To create lab-grown meat, animal muscle stem cells are grown on scaffolds.

3D-printed prolamin scaffolds

Models of lab-grown meat with and without natural food coloring treatment's appearances

For consumers who are concerned about the environment or animal welfare,

lab-grown meat presents a promising substitute for traditional livestock.
To lower the high production costs related to lab-grown meat,

Chinese researchers have now discovered a way to use plant-based food waste.
To create lab-grown meat,

animal muscle stem cells are grown on a scaffold that enhances the environment for the cells and enables the creation of the proper texture and structure.
It is necessary because,

without it,

lab-grown meat would resemble lumpy mashed potatoes.

Until now,

these scaffolds have been created using a new 3D printing technology that uses synthetic or edible ink made from animal products like collagen and gelatin.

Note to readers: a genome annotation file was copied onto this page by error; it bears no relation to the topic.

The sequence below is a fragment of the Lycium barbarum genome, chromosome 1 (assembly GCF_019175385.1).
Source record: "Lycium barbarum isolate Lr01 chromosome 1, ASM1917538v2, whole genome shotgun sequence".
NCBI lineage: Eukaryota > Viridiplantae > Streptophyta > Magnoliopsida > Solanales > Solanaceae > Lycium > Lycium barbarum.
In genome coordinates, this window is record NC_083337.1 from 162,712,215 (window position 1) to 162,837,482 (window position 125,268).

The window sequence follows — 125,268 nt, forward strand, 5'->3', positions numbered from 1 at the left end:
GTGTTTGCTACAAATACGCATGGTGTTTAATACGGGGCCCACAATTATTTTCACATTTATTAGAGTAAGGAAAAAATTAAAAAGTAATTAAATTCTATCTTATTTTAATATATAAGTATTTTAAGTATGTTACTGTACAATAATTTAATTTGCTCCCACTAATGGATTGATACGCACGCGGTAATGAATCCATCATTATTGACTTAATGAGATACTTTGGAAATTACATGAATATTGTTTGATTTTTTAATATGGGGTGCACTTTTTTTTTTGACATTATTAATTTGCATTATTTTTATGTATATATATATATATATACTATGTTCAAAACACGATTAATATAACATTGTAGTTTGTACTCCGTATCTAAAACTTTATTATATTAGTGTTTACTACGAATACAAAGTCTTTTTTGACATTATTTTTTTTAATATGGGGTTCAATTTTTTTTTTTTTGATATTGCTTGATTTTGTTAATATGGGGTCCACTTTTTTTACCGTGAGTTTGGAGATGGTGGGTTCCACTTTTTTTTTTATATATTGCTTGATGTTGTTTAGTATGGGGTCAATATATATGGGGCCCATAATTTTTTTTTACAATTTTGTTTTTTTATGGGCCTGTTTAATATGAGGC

However, the cost of manufacturing these inks is high.
Scientists have now made a new,

cheap edible plant-based ink that can completely absorb into the lab-grown meat product

and is derived from food waste,

like cereal husks.

“Mass-producing cultured meat is a radical and innovative idea.”

According to Professor Jie Sun from Xi’an Jiaotong-Liverpool University in China,

using nutrients from food waste to print scaffolds not only uses and increases the value of the food waste,

but also lessens the environmental pressure from animal agriculture.
Source: Advance Materials

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